The changes to tropical peatlands in Southeast Asia have disrupted that balance, leading many of them to stop storing carbon belowground and to become a persistent source of substantial carbon emissions. Scientists say the sort of development that has occurred in Southeast Asia could similarly devastate the Cuvette Centrale.
As research continues that’s aimed at better understanding Central Africa’s peatlands and what we need to do to protect them, “The key message from that will be, don’t go where Southeast Asia has gone with its peatlands,” Susan Page, a professor and ecologist at the University of Leicester in the U.K., said in an interview.
“As far as we know … from the data we have, they’re continuing to accumulate carbon,” Page said of the Cuvette Centrale peatlands. “That’s really, really important.”
Page has studied tropical peatlands since the 1990s, especially those in Southeast Asia. In 2017, she was also a member of the team that first quantified the extent of the Congo Basin peatlands.
Simon Lewis, a co-lead author on that paper, which appeared in the journal Nature, said the fate of much of the peat in Southeast Asia should serve as a warning for the Republic of Congo and the DRC.
“We’ve already seen the kind of dystopian trajectory of taking peatlands, draining them, converting to oil palm plantations or fast-growing timber plantations” in Southeast Asia, Lewis said. Following that trajectory in the Congo Basin could lead to “the out-of-control fires that come with the dry season and all the environmental and climate and health problems that flow from that,” he added.
Drained, but not gone?
Ordinarily in tropical forests, the process of decomposition starts almost as soon as a leaf or twig hits the ground. The hot, humid environment provides the ideal conditions for bacteria and fungi to begin tearing apart organic material. But when more water accumulates in that system, perhaps as the result of the periodic flooding of a river or abundant rainfall hitting a low-lying area, it brings that disintegration almost to a halt. Over hundreds to thousands of years, as long as the conditions include waterlogging and a steady stream of organic matter, layer upon layer of partially decayed organic matter builds up into what’s known as peat.
The remote peatlands of the Congo Basin appear to have formed about 10,600 years ago, around the end of the last ice age, when temperatures and humidity in equatorial Africa began to rise. Today, they are home to an array of wildlife species, including some 400 mammals, and it’s a rare refuge for threatened species such as forest elephants, bonobos, chimpanzees and lowland gorillas. These vast swamplands also nurture fish populations and palm trees that help provide for the region’s sparse human communities.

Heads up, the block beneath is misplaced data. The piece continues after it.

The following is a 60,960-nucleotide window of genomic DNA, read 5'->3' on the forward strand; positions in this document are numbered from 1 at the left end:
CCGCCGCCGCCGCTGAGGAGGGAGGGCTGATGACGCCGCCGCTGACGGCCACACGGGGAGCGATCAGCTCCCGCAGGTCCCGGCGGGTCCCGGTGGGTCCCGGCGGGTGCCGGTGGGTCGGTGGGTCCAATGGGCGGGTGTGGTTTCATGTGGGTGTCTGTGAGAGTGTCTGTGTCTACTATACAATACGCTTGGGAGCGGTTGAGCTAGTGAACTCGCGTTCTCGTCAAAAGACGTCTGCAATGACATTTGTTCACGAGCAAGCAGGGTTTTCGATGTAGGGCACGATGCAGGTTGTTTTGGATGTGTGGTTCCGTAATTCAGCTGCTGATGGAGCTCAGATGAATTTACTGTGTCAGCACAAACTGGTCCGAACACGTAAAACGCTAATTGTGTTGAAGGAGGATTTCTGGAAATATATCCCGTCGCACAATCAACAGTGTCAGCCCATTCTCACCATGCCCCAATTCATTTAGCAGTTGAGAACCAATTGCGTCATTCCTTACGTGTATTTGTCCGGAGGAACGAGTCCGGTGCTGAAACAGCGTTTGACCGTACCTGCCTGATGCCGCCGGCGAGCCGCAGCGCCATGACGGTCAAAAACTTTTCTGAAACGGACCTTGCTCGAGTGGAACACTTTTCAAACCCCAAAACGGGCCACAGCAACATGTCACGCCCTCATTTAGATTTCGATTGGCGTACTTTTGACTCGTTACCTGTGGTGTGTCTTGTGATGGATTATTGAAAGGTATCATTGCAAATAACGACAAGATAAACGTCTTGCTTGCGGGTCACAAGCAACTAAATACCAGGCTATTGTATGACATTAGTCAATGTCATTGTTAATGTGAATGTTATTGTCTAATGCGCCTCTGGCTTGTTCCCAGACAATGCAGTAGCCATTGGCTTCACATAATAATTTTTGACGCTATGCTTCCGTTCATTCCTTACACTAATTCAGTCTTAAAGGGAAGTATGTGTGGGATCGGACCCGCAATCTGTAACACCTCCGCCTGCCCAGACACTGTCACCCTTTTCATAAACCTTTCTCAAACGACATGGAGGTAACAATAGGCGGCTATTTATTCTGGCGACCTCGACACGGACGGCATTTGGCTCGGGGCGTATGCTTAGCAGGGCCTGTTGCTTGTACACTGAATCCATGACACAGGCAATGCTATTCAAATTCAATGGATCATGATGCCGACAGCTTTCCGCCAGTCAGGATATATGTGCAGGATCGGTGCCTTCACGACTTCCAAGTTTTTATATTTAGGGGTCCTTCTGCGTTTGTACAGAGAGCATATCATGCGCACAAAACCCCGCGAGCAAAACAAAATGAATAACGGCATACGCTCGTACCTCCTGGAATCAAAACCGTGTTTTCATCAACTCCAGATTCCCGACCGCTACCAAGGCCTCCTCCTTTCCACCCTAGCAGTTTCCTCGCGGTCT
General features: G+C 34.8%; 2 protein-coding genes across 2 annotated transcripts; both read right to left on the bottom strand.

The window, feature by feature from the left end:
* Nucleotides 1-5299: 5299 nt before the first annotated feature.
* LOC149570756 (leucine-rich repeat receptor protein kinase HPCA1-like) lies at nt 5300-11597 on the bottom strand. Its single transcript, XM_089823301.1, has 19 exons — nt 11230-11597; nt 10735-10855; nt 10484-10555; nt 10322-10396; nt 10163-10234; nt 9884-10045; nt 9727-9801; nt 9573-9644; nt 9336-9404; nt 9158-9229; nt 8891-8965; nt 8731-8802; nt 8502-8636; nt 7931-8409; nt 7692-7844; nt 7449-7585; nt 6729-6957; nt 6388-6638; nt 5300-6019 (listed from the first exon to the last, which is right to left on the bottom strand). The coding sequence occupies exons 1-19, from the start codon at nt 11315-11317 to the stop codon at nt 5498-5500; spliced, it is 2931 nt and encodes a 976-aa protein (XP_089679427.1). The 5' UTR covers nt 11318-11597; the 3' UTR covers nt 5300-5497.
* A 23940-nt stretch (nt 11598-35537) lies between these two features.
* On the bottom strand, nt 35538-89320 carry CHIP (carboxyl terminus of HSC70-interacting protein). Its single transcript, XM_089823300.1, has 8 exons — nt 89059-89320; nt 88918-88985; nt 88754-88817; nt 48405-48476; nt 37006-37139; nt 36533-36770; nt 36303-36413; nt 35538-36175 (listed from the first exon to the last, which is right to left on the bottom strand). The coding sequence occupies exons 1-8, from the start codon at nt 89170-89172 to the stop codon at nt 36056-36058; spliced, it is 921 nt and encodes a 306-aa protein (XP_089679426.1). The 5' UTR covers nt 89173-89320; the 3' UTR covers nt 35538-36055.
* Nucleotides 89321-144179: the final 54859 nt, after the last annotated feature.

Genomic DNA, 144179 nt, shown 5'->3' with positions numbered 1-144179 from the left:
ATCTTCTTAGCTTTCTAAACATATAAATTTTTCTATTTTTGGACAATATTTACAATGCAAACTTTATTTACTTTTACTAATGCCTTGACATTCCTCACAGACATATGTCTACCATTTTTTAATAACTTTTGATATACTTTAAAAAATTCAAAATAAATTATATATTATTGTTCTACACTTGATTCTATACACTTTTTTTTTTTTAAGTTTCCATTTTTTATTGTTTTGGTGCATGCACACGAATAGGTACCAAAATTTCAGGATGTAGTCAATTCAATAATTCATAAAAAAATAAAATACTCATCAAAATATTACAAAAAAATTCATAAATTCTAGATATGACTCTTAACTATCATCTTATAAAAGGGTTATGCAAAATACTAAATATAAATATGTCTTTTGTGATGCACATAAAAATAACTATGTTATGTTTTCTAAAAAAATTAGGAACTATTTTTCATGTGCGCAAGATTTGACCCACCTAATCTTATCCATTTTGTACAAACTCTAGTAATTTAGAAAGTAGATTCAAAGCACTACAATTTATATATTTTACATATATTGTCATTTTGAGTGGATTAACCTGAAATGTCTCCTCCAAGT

But it’s the carbon contained in the peat that has captured the world’s attention. Because much of the organic material isn’t broken down as it normally would be on the floor of a dryer forest, it retains much of its carbon. Over time, those layers lock it away, preventing it from escaping into the atmosphere where it would contribute to the warming of the global climate.
Research has shown that peat is incredibly carbon-dense. Lewis, Page and their colleagues estimate that these peatlands contain some 30.4 billion metric tons of carbon. That’s around the same amount as is emitted globally during three years of human activity. The entire Congo rainforest has roughly the same amount in all its trees covering more than 30 times the size of the Cuvette Centrale.
Other research from the U.N.’s Food and Agriculture Organization has found that the carbon in a hectare (about 2.5 acres) of skyscraping primary forest is about the same as that found in a 30-centimeter (1-foot) layer of peat spread over the same area. That density heightens the consequences of disrupting peatlands, write the authors of the study, which was published in 2019.
“Such a thin layer of peat is more easily destroyed by inappropriate management — the single pass of a plough, for example — than is the case for the loss of the carbon store held in a tropical rainforest, where, even after felling and burning, the roots and stumps of the forest remain,” they write.
That swift destruction could take place with little knowledge of the vast carbon resources held within. Hence the need, scientists say, to more accurately understand the peatlands, their full extent and what has kept them intact until now. Economic planners unfamiliar with their value may simply see them as a blank spot on the map, ripe for development in a pair of countries that desperately need it.
In particular, there is widespread concern among experts about the much-heralded “return” of oil palm to Africa. The plant that produces most of the world’s palm oil in Southeast Asia is actually native to Africa. African oil palm has replaced forests and peatlands in large parts of Indonesia and Malaysia in recent decades. Now that many of the most fertile areas are in use, producers have begun to look elsewhere for viable land.
Bringing industrial crops to the peatlands would be a mistake, said Edward Mitchard, a professor of global mapping at the University of Edinburgh and co-author of the Nature study that mapped the Cuvette Centrale peatlands in 2017.